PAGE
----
Costs and Benefits of Public-Sector Deployment of Vehicle to Infrastructure Technologies

The Connected Vehicle Program is a multimodal initiative that aims to enable safe, interoperable networked wireless communications among vehicles, the infrastructure, and passengers' personal communications devices. This research is being sponsored by the U.S. Department of Transportation (U.S. DOT) and others to leverage the potentially transformative capabilities of wireless technology to make surface transportation safer, smarter, and greener. If successfully deployed, the U.S. DOT maintains that Connected Vehicle technologies will ultimately enhance the safety, mobility, and quality of life of all Americans, while helping to reduce the environmental impact of surface transportation. The Connected Vehicle Program is being developed through coordinated research, testing, demonstration, and deployment. The federal research investment is targeted to areas that are unlikely to be accomplished through private investment because they are too risky or complex. Other stakeholders, including the states, the automotive industry and its suppliers, and consumer electronics companies, also are researching and testing Connected Vehicle technologies and applications (i.e., the specific tasks being addressed by the technology, for example, transit priority at traffic signals) so that the transportation community can realize the full potential and vision of the Program. This program is a major initiative of the Intelligent Transportation Systems (ITS) Joint Programs Office (JPO) at the U.S. DOT’s Research and Innovative Technology Administration (RITA). The ITS JPO’s goal is to advance the program to a deployment readiness state by 2014. In order for state transportation departments to fully benefit from this effort, AASHTO has formed a technical working group that developed a strategic plan and action plan for the development and deployment of the Connected Vehicle Program. A pooled fund program has been established to begin work on the plan. A need identified in the plan that has not yet been addressed is to evaluate and document the benefits and costs of public sector investment in technologies that allow communication between vehicles and the infrastructure (V2I). The objectives of this research were (1) to evaluate and document agency and societal benefits and costs of vehicle-to-infrastructure (V2I) technologies to assist with deployment decisions by state and local DOTs and (2) to describe the current state of dedicated short-range communications (DSRC) equipment capabilities, spectrum licensing, acquisition requirements, and the further development required to achieve vehicle to roadside communications.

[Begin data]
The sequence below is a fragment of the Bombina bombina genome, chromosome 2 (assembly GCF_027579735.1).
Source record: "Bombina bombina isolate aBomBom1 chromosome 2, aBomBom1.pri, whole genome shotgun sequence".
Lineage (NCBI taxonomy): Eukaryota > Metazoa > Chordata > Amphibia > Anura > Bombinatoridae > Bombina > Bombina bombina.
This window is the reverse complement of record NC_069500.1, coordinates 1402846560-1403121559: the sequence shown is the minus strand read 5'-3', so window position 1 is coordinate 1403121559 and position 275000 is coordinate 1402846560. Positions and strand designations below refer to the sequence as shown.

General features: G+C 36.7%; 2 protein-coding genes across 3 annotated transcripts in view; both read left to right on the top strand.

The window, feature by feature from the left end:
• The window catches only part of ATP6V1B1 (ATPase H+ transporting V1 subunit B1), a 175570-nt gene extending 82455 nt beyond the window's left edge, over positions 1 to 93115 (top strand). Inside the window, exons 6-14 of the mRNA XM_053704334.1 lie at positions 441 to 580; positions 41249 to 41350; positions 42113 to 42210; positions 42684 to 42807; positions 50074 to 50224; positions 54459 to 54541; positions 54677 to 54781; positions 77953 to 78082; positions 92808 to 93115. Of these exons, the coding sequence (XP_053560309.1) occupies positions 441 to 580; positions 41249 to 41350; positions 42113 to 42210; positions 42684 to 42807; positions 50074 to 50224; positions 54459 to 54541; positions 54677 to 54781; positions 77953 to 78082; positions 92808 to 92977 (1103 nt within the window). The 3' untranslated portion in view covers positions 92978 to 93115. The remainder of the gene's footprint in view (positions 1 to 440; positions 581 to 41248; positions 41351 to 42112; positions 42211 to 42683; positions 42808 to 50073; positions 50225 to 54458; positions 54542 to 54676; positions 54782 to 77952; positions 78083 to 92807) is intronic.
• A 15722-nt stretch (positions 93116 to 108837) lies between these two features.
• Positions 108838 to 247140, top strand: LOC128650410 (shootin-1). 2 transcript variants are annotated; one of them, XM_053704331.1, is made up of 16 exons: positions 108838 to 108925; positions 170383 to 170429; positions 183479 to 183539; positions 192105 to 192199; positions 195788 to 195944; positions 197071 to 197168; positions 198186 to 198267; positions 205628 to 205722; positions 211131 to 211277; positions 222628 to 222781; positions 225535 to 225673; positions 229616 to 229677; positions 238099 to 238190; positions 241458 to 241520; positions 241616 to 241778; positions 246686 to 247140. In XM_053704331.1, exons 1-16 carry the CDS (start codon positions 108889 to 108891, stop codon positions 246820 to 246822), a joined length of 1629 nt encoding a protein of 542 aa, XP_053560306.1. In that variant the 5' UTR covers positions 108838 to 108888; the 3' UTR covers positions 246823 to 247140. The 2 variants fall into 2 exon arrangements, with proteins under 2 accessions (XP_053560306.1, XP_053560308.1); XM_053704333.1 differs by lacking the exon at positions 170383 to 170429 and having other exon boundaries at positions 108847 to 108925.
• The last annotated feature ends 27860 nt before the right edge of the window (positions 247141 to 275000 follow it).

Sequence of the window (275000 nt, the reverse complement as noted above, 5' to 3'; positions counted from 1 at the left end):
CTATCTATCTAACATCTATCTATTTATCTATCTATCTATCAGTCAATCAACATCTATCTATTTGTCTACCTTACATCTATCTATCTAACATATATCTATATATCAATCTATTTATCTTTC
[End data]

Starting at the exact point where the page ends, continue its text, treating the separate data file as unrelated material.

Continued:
• English


  • Status: Completed
  • Funding: $547296
  • Contract Numbers:

    Project 03-101

  • Sponsor Organizations:

    National Cooperative Highway Research Program

    Transportation Research Board
    500 Fifth Street, NW
    Washington, DC  United States  20001

    Federal Highway Administration

    5304 Flanders Drive, Suite A
    Baton Rouge, LA  United States  70808

    American Association of State Highway and Transportation Officials (AASHTO)

    444 North Capitol Street, NW
    Washington, DC  United States  20001
  • Performing Organizations:


  • Principal Investigators:

    Zografos, Taso

  • Start Date: 20110506
  • Expected Completion Date: 20150505
  • Actual Completion Date: 20150505

Subject/Index Terms

Filing Info

  • Accession Number: 01667908
  • Record Type: Research project
  • Source Agency: Transportation Research Board
  • Contract Numbers: Project 03-101
  • Files: TRB, RiP
  • Created Date: Apr 30 2018 3:14PM